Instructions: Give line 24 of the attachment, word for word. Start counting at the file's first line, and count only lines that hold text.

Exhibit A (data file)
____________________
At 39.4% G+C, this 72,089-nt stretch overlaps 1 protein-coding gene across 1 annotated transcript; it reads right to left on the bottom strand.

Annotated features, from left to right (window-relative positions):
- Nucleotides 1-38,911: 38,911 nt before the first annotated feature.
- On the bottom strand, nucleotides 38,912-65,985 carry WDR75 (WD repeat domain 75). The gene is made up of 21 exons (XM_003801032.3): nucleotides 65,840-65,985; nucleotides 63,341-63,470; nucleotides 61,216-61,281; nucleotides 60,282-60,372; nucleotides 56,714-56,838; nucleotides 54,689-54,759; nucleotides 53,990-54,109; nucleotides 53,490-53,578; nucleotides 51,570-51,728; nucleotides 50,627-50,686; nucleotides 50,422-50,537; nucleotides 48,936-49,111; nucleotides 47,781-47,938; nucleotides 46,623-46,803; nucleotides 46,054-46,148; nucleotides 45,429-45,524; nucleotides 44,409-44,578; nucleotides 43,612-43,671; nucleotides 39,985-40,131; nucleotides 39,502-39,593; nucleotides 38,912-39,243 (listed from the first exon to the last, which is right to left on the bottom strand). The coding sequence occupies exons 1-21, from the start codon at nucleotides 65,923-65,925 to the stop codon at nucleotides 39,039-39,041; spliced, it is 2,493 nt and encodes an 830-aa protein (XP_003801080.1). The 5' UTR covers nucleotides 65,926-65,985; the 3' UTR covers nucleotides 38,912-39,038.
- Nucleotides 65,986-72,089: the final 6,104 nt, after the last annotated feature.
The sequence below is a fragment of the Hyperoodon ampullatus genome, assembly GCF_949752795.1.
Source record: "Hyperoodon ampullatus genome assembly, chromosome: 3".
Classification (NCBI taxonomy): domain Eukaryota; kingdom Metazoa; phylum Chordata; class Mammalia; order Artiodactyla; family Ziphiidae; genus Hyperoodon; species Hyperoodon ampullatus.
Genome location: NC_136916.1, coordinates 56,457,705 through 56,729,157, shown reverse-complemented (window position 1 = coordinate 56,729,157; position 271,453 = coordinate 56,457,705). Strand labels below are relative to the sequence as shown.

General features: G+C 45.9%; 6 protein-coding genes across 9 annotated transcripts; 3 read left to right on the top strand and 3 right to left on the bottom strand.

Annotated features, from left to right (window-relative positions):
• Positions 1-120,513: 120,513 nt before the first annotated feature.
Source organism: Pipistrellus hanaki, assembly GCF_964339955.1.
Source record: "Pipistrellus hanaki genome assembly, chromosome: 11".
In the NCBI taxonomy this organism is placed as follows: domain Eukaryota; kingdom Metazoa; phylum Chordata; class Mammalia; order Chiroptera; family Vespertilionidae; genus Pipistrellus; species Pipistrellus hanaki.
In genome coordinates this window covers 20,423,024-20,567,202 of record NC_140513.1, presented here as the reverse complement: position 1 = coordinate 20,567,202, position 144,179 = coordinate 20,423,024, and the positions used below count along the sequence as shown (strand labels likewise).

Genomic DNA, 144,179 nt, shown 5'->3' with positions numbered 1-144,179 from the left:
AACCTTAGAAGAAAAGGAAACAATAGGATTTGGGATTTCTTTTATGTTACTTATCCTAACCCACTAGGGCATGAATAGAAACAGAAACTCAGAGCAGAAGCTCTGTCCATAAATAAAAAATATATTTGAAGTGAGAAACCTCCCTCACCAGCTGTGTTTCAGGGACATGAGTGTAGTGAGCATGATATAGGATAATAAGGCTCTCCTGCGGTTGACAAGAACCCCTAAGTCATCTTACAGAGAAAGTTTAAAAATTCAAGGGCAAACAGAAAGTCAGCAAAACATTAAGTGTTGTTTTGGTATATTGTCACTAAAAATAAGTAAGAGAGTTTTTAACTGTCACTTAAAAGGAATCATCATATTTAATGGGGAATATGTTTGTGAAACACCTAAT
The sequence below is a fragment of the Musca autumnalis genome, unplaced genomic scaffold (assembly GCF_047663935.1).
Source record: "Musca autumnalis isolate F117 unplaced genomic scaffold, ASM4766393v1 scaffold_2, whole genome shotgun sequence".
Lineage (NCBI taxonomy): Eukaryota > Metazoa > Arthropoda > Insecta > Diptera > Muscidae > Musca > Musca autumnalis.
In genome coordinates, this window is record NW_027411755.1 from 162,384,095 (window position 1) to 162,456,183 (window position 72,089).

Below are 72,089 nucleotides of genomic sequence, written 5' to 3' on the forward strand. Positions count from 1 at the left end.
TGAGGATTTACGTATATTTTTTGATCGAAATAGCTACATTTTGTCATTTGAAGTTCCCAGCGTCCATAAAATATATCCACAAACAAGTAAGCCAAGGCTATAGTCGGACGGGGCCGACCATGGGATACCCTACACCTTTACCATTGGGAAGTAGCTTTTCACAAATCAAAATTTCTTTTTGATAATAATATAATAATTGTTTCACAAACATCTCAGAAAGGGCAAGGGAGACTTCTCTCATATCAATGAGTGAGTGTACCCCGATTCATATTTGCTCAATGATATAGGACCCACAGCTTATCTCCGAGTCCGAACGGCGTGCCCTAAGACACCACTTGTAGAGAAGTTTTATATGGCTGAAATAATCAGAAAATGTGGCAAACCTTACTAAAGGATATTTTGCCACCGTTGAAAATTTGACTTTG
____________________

TGAGGATTTACGTATATTTTTTGATCGAAATAGCTACATTTTGTCATTTGAAGTTCCCAGCGTCCATAAAATATATCCACAAACAAGTAAGCCAAGGCTATAGTCGGACGGGGCCGACCATGGGATACCCTACACCTTTACCATTGGGAAGTAGCTTTTCACAAATCAAAATTTCTTTTTGATAATAATATAATAATTGTTTCACAAACATCTCAGAAAGGGCAAGGGAGACTTCTCTCATATCAATGAGTGAGTGTACCCCGATTCATATTTGCTCAATGATATAGGACCCACAGCTTATCTCCGAGTCCGAACGGCGTGCCCTAAGACACCACTTGTAGAGAAGTTTTATATGGCTGAAATAATCAGAAAATGTGGCAAACCTTACTAAAGGATATTTTGCCACCGTTGAAAATTTGACTTTG